Here’s a quick tour of the Android Wear-powered Casio WSD-F10, with some random observations along the way.
I’ll say this right off the bat: my first impressions of this smartwatch were not great. That screen is an LCD panel, and in this photo it’s actually in standby (“always on”) mode. That can’t be great for battery, and it isn’t—the watch won’t even last two days on a single charge. You’ll also notice the flat tire at the bottom of the screen; it is not an ambient light sensor, and is instead there to make room for the microphone assembly (I think), which includes the black plastic slot up against the strap.
There’s one more thing that, once I show it to you, you won’t ever be able to unsee. Look at the notches between 10 and 11 and notice the air bubble there. I thought it was a manufacturing defect, but it’s actually present in every photo I’ve ever seen of this watch. Do a Google image search if you don’t believe me.
And now some surprising news: I actually do like the WSD-F10, mostly because it’s the closest thing you can get to a G-Shock in a smartwatch.
Here are Casio’s default watch faces, via a press image. I’m having some trouble taking screenshots with Android Wear, only because the screen times out so aggressively. Anyway, I find the faces pleasing and useful. I currently have the subdials on my watch face set to monitor the battery levels on both my watch and my phone.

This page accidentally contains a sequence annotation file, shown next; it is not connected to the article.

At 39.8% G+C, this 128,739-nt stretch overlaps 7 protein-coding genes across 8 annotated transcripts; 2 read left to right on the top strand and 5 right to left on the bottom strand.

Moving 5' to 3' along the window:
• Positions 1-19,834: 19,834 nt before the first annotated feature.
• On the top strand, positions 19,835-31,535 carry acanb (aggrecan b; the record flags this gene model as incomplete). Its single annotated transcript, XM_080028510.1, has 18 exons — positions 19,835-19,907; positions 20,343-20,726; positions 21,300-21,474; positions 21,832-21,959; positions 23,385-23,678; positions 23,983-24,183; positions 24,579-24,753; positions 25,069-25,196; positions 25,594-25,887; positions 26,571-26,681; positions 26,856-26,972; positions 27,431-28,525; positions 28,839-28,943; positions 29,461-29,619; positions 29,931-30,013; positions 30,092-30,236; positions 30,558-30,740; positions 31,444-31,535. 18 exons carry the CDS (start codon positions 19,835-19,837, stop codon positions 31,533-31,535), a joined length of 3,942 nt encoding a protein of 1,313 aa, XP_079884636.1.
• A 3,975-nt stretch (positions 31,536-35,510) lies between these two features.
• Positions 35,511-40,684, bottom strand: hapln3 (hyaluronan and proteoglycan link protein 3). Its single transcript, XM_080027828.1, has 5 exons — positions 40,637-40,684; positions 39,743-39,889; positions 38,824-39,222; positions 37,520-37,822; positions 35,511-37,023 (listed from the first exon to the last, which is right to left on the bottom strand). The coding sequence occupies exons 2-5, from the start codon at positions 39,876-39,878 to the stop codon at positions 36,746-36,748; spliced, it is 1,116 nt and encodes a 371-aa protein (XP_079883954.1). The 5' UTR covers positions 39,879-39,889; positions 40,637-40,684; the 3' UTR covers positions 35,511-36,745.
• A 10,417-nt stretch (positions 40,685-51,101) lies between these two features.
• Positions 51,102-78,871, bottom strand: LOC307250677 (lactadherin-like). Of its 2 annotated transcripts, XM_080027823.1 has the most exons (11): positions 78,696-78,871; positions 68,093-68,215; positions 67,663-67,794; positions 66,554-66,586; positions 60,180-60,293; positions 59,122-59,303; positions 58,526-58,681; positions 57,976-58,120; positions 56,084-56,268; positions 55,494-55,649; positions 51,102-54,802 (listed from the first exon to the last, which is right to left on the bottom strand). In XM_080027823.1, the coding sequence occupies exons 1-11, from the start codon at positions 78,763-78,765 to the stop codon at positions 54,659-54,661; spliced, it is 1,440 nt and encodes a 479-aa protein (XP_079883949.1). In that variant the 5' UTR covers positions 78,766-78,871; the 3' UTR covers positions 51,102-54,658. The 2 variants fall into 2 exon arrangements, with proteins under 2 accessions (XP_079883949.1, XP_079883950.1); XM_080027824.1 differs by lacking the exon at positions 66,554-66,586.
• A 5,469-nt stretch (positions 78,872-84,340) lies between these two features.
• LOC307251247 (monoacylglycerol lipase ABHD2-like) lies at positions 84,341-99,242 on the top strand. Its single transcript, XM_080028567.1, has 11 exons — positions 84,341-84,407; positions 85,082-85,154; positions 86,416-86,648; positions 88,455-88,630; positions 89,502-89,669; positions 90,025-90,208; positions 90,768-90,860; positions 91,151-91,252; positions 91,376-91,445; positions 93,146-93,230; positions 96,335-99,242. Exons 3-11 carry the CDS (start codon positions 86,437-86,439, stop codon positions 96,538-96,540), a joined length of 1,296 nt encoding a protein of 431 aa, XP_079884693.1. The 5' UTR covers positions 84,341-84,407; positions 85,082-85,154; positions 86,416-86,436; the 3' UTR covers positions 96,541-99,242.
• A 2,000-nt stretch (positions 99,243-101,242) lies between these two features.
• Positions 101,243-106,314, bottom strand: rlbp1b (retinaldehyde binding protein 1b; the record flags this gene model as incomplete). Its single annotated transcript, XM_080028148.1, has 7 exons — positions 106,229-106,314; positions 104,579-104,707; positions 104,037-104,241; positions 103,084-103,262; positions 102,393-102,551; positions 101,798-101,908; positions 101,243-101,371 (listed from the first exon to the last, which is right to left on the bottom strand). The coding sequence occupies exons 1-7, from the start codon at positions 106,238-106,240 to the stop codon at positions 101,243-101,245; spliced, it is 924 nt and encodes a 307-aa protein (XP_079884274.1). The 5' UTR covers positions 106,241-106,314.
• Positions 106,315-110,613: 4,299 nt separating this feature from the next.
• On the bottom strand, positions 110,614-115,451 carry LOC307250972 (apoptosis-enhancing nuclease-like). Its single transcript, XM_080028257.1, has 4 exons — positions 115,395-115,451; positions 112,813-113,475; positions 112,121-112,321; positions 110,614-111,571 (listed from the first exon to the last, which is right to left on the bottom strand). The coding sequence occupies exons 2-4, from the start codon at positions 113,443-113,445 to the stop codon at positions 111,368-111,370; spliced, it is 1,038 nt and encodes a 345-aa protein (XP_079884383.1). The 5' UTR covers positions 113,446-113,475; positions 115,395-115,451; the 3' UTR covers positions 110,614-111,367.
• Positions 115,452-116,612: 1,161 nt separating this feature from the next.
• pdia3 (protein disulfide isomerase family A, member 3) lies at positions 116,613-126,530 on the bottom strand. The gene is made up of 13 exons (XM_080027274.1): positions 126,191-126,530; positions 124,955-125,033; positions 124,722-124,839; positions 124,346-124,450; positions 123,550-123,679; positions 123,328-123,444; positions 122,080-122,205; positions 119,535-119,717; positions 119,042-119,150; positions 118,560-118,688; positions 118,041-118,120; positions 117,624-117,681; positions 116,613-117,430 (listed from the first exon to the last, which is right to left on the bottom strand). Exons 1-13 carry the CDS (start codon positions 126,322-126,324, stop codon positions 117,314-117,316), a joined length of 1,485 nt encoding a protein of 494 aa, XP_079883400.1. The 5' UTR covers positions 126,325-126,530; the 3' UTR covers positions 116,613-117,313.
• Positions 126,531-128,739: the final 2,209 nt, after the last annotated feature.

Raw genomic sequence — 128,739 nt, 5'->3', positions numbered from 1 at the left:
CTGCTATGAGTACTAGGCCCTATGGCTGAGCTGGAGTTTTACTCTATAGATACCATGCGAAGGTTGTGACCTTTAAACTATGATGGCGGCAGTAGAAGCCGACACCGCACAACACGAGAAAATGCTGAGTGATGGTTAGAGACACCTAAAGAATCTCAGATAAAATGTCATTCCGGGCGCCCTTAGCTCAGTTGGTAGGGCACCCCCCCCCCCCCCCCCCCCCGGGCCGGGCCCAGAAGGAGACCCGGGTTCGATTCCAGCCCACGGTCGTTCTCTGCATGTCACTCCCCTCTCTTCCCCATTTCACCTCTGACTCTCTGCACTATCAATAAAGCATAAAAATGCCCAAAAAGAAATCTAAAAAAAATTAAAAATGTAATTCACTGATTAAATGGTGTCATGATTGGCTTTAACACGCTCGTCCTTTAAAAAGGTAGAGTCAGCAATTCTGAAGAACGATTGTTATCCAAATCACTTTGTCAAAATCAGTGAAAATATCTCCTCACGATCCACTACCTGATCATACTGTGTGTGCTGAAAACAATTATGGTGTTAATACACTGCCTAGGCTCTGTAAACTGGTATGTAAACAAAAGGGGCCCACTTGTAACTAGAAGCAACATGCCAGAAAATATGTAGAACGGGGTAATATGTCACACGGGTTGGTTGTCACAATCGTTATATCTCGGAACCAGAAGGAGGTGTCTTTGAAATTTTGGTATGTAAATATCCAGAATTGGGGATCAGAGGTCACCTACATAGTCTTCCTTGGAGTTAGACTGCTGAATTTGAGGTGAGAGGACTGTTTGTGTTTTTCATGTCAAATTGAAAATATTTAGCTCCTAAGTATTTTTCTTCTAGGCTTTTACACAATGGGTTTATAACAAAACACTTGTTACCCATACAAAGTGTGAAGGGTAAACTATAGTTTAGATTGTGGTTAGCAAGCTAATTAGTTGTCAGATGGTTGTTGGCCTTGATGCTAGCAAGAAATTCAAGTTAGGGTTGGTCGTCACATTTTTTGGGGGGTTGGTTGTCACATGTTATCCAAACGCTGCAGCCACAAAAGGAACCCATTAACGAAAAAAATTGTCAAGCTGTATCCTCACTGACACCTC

Here’s the right side of the Casio, showing the barometer and charging port. That thin, plastic and non-removable strap feels every bit as cheap as it looks, but is surprisingly comfortable on my wrist. And despite its metal body the watch doesn’t feel heavy at all. Kudos to Casio for that!
A centre “home” button on the left/front of the watch is flanked on either side by two additional buttons that are programmable; this is done through the Casio Moment Setter+ app for your phone.
I’ve got the buttons on my watch programmed to launch the built-in compass (Tool) and MyRadar (App). MyRadar is actually available for any Android Wear device, but is preinstalled on the Casio. And the compass? I’m not going to show it to you because it’s just not very accurate. I’m constantly having to recalibrate it, and more often than not magnetic north is way off.
The compass, along with that air bubble on the screen, are for me the WSD’s two biggest letdowns.
Here’s where the Moment Setter app gets its name. If you are the type of person who would find any of these alerts remotely useful then the WSD-F10 is for you. Who else is it for? Probably not runners since there’s no built-in GPS. Definitely hikers, who I imagine would find the barometer and elevation tracking tools indispensable. The only other group I can think of are those who lust after G-Shocks but also want notifications on their wrist.
Guilty as charged!